Friday, 11 March 2011

Shaving: the cream of the crop

My blog entries on shaving (here on methods and here on blades) seem to have gone down well here. So I've been looking at a few different shaving preparations and trying them out.

First the cheapie. King of Shaves' Azor Advanced Shaving Gel Sensitive costs £2.99. It's presumably got some mint in it which is refreshing but a little offputting if you want to use your own choice of scent over the top of it. It's transparent and very slightly slimy - took a little rinsing off afterwards and I'd guess repeated use would start to clog a razor if you weren't careful. But hey, for three quid it's fine.

Moving a little upmarket there's Omorovicza Soothing Shave Cream. Smooth it onto your face, scrape away and rinse. The scent reminded me of Germoline from when I was a child. The smoothness of shave was beyond any doubt and the smell didn't hang around but for £17 I might have hoped for a little easier glide from the razor on my skin. Funnily enough I got this from the King of Shaves gear at almost a sixth of the price.

All of the above are non-foaming. Nothing wrong with that - except I'm in the habit of taking my glasses off before shaving, and a visible track of where the foam's vanished is a good way of checking you're not missing bits if you can only see a flesh-and-foam blur. It may just be me - the founder of King of Shaves actually started the business with a shave oil because he didn't want the bubbles.

I got a more foam with Ole Henriksen Clean Shave (pictured right), which felt and smelled more masculine than any of the other items on offer. It's got stuff like cucumber and Eucalyptus in it and it felt refreshing and pleasant to use. This would be a good choice for a daily routine if you can run to the £26 a bottle it goes for on Amazon; not everyone is going to be that flush but it's certainly pleasant to use. I aspire to the day I can make this my regular choice.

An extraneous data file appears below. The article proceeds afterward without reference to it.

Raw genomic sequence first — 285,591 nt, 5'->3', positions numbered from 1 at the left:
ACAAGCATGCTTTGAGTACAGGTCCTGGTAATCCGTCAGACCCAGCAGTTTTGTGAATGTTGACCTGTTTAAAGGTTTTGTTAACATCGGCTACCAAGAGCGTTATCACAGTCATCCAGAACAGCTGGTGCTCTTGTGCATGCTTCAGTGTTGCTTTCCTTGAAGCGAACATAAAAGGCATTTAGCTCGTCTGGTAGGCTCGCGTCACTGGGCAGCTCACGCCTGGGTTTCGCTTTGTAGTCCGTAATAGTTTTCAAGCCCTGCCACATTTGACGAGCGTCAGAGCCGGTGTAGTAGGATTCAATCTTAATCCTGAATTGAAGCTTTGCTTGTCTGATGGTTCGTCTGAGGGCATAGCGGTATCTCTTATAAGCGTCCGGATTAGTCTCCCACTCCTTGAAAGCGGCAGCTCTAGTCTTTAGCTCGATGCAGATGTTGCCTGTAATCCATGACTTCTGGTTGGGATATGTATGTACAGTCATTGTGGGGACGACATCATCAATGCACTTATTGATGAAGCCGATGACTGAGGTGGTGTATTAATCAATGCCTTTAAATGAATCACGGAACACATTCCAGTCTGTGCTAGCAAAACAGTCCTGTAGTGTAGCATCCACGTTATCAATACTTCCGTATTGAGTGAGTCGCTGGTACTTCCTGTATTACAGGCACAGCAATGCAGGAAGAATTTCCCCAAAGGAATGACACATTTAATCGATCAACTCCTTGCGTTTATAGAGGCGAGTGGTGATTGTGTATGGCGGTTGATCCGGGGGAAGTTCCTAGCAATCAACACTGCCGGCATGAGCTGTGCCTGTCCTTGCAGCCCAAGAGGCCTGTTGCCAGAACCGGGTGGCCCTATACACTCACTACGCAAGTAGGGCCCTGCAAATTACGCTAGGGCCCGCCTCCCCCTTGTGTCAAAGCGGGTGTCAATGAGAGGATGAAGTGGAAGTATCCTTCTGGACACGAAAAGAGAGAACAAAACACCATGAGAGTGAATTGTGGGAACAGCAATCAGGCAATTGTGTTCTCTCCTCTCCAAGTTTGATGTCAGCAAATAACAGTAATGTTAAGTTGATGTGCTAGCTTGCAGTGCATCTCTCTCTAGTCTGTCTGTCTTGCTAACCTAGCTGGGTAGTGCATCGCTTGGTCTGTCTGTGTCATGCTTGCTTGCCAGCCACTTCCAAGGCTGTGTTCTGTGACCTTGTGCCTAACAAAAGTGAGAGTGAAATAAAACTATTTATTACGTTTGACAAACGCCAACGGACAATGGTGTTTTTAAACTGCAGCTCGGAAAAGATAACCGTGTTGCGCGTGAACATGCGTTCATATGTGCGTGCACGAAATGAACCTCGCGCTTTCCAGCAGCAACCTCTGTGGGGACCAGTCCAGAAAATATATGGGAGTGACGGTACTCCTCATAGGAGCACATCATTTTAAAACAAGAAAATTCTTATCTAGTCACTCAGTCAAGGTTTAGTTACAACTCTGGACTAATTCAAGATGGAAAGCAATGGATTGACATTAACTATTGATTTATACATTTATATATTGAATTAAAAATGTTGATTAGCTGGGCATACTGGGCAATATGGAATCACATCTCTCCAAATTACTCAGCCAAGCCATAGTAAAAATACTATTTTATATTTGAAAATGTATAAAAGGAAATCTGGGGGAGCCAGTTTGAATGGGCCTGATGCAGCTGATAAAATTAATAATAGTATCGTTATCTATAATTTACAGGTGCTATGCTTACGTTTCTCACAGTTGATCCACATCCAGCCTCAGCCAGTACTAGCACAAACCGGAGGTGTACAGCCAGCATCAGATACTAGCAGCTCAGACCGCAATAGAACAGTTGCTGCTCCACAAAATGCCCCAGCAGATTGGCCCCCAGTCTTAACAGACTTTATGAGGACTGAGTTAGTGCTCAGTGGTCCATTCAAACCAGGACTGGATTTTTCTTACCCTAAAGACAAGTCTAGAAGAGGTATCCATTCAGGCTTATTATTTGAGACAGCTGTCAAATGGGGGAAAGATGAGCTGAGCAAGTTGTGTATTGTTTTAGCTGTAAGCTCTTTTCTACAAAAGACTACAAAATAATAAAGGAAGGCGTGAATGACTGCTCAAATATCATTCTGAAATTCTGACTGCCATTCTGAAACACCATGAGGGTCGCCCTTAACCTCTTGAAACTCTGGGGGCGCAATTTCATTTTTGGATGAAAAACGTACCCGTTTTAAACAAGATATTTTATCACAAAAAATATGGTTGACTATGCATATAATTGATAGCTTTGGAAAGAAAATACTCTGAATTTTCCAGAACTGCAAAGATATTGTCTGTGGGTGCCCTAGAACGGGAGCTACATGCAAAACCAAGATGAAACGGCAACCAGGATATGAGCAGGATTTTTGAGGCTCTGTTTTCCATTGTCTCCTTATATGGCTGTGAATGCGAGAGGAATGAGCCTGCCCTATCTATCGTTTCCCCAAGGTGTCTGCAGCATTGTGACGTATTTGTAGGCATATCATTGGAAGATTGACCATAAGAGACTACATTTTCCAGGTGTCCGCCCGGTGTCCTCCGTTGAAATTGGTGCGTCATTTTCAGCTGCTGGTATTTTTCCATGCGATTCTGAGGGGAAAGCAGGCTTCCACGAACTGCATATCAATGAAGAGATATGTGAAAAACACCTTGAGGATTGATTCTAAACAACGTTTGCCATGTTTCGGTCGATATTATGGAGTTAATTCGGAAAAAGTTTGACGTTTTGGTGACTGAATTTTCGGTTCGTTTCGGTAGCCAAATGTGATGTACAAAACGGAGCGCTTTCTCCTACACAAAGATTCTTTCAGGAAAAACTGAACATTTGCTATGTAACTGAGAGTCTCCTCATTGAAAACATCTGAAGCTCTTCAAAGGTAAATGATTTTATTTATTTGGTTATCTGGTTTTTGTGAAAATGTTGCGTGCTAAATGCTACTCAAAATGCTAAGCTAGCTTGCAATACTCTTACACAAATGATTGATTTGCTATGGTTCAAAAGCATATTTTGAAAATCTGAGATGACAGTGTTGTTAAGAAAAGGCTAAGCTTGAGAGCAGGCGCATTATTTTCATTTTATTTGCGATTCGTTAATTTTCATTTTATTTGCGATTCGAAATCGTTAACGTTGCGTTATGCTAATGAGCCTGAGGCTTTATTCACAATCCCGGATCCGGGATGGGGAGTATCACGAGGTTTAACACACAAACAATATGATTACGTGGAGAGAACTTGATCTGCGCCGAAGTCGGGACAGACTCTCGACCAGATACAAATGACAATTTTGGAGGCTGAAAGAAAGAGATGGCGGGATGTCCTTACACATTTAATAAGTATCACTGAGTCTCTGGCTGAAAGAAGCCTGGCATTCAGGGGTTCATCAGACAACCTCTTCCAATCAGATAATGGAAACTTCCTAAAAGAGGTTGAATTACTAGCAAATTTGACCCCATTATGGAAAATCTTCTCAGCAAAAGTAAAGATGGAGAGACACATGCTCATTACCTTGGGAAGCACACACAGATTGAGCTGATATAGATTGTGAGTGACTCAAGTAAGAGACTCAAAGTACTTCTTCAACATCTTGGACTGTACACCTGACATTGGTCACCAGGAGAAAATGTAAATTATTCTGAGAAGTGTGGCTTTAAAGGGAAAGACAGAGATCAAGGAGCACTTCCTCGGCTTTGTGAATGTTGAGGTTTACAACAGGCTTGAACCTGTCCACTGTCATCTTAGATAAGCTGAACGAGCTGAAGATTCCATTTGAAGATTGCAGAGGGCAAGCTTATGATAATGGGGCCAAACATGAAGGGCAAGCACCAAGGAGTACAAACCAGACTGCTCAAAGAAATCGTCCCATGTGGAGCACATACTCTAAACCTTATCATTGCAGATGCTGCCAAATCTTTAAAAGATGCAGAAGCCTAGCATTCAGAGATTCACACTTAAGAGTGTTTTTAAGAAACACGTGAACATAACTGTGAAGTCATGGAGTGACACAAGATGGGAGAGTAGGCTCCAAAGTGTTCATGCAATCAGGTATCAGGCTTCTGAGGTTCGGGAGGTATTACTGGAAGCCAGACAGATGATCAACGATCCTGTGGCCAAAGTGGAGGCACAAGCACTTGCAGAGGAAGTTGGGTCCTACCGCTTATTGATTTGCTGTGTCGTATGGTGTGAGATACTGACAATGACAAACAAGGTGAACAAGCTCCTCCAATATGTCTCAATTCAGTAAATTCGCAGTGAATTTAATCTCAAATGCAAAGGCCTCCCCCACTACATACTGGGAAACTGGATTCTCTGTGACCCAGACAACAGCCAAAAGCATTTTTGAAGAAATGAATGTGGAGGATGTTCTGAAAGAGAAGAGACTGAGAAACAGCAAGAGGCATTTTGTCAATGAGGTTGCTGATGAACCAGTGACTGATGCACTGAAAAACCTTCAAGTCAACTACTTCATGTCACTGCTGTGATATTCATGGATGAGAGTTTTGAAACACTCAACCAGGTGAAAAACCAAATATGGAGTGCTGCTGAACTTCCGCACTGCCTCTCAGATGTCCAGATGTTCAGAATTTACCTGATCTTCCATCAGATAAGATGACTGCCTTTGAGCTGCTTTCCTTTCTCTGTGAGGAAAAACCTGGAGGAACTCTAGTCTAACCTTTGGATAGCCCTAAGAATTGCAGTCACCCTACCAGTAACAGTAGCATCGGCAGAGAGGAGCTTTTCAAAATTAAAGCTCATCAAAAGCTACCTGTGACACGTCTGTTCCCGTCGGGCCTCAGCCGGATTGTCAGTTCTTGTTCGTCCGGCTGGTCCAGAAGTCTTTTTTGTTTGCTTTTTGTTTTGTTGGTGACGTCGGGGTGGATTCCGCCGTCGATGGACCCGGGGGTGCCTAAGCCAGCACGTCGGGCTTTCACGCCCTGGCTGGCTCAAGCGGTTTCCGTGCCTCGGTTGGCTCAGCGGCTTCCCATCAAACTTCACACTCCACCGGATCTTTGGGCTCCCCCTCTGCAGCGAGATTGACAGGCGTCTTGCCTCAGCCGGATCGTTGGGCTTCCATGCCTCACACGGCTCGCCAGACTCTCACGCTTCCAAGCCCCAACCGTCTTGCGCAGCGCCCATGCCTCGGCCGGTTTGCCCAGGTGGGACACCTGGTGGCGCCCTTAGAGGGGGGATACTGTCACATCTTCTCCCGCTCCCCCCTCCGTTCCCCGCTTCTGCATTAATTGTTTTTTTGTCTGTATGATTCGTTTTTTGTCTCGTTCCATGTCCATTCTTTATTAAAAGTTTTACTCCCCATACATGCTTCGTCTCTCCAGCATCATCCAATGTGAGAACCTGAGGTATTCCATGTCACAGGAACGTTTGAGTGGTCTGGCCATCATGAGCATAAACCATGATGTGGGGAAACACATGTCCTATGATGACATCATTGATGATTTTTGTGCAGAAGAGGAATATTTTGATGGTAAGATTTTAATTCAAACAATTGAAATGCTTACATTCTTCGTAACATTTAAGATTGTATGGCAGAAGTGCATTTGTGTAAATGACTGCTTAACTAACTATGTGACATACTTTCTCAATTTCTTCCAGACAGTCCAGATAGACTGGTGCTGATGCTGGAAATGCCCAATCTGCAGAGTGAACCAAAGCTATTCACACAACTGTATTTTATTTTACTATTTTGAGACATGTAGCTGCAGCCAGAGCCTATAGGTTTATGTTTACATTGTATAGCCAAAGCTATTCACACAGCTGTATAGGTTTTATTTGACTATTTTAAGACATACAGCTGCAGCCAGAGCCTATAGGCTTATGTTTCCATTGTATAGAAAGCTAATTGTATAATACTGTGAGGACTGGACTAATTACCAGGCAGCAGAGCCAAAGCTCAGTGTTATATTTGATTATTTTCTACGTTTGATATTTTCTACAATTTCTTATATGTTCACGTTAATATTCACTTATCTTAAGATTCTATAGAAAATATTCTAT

A little more old school is the soap I tried from - it's pleasant to use, only lightly scented and they also sell a relatively inexpensive shaving brush (£19.99 which, for genuine bristle and the amount of foam it'll hold and the heat it retains, compares favourably with a lot of brushes on the market). The soap, pictured left, is £24.99 but this does include a useful ceramic dish.

It also includes, as does the brush, a hell of a lot of packaging - as you can see from the picture, the presentation box is such that if you buy much of it someone from Greenpeace will come and personally duff you up (I don't mean this seriously, in case there are any lawyers reading). And although I enjoyed using the soap I couldn't find refills on the website, and wouldn't want to order yet another dish and presentation box. It's listed on the website under "gifts" so presumably they're only expecting to sell one-offs.

A few weeks ago I put an entry up including notes on my experience with The Bluebeards' Revenge, which you'll find for around £16. I'm still very fond of it. The Henriksen could probably supplant it as my favourite, but the price difference means it's probably not going to do so permanently for the moment.

Coming soon: the scent of a man - I'll be looking at aftershaves, Eaux de Toilette and colognes - starting with what the differences are between those terms!


  1. Thanks for this! Looking forward to the hext one (the difference) - Ole Henriksen sounds like it's worth a try!!!


  2. It is - it's just whether the difference between this and the others is worth the money. Up to you...

  3. Shaving creams should not just have a soothing and relaxing effect on one's skin but shaving creams should also nourish the skin like a water to a plant.


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